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Stateside Podcast: Saving the Poweshiek skipperling

Chances are you've seen a Poweshiek skipperling butterfly and not even known it. The tiny, moth-like insect is picky when it comes to choosing its home turf. Across the upper Midwest, it's found only in prairies and prairie fens, a type of wetland community. In Michigan, the small butterflies live in just a few southeastern counties. But in recent decades, prairies started to change, and in many cases, disappear completely.

"Native prairies now make up about less than 1% of what they did historically," said David Pavlik, a research associate with the Michigan State University Haddad Lab. "A lot of that is due to just habitat destruction, changing prairies into cornfields or using those prairies as areas to build residences. But there's also different types of habitat destruction which we're seeing a lot of now, which is these invasive species that are invading the remaining prairies and prairie fens."

Pavlik's lab is part of partnership with John Ball Zoo and several other organizations that are working to repopulate the Poweshiek skipperling in its native habitats. But repopulation is complicated. Researchers have to solve for a number of things outside of their control, like farmers using harmful insecticides that inadvertently kill the delicate butterflies, and warmer winters making it harder for caterpillars to survive in the wild.

"[The Poweshiek skipperling] is an indicator species. So seeing these declines happen this rapidly is telling us that something is wrong in the environment. And it's not just affecting Poweshiek skipperling, it's probably affecting just about everything that lives in these prairies and prairie fens. Prairie butterflies have been declining, range-wide, for a long time. This is just kind of the poster child for how bad those declines can be," said Pavlik.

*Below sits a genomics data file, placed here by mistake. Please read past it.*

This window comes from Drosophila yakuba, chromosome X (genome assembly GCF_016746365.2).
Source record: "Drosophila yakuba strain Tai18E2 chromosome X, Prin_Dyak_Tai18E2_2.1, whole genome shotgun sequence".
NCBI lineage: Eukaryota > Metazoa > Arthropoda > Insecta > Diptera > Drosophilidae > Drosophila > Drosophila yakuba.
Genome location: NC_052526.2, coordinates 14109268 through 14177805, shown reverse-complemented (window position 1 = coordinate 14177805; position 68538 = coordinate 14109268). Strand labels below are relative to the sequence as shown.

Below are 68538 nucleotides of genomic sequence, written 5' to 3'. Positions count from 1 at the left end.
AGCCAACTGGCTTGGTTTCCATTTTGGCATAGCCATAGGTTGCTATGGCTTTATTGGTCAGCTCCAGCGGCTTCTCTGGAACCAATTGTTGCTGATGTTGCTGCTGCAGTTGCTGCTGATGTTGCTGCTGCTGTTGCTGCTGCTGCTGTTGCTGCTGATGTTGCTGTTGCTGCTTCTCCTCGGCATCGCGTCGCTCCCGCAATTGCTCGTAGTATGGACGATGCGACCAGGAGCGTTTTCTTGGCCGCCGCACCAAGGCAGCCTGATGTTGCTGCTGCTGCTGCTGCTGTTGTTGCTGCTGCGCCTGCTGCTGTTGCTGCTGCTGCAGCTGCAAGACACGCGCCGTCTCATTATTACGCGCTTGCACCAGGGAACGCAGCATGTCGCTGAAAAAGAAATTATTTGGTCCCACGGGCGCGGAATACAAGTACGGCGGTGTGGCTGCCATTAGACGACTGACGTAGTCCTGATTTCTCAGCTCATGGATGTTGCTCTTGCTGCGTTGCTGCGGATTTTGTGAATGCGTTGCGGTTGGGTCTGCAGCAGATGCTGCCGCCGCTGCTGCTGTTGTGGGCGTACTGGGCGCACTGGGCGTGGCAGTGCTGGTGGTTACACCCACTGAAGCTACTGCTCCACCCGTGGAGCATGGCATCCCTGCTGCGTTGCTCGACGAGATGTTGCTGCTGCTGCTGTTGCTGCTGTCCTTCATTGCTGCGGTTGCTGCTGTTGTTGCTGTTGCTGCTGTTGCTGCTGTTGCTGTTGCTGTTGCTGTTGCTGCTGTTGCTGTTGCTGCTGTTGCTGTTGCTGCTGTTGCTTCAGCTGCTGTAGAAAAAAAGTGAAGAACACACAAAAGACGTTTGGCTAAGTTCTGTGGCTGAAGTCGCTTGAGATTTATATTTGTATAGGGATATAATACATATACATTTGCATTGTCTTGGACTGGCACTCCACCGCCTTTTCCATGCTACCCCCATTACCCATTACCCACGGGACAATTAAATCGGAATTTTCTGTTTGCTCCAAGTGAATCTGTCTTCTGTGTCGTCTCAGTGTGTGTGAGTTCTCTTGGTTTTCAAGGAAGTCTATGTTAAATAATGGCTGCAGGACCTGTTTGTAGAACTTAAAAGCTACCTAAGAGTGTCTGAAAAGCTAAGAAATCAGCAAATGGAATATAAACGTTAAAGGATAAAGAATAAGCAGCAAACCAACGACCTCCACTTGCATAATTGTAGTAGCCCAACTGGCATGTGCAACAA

But understanding these declines and changing their trajectory will benefit a whole host of ecologically important species, and the Poweshiek skipperling is just the starting point. That's why researchers, zoos, non-profits, government organizations, and even individuals across the upper Midwest are teaming up to get the little insect back on its feet.

"The recovery wouldn't be possible without the landowners that we also work with. And so, they're managing that habitat, they're taking out invasive species. ... Springfield Township, and Oakland County, and Michigan Nature Association, they've been really improving the habitat for Poweshiek skipperling so that we can get more butterflies out there," said Pavlik.

After years of trial-and-error with breeding the pollinators in captivity, researchers have finally started to see success. 2023 is gearing up to be one of the biggest — if not the biggest — wild release Pavlik's team has done, with nearly a thousand captive caterpillars set to join and strengthen existing populations in Michigan.

"As we continue to build up this program, we're hoping that we can not only augment those populations that do still exist, that are just barely hanging on, but we want to start doing reintroductions back into areas that used to have Poweshiek skipperlings that no longer do. That's really how we can start to change the trajectory for the Poweshiek skipperling."

Hear more about what it takes to bring a species back from the brink on this episode of Stateside.

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Rachel Ishikawa joined Michigan Public in 2020 as a podcast producer. She produced Kids These Days, a limited-run series that launched in the summer of 2020.
Ellie Katz joined the Stateside team as an intern in September 2022.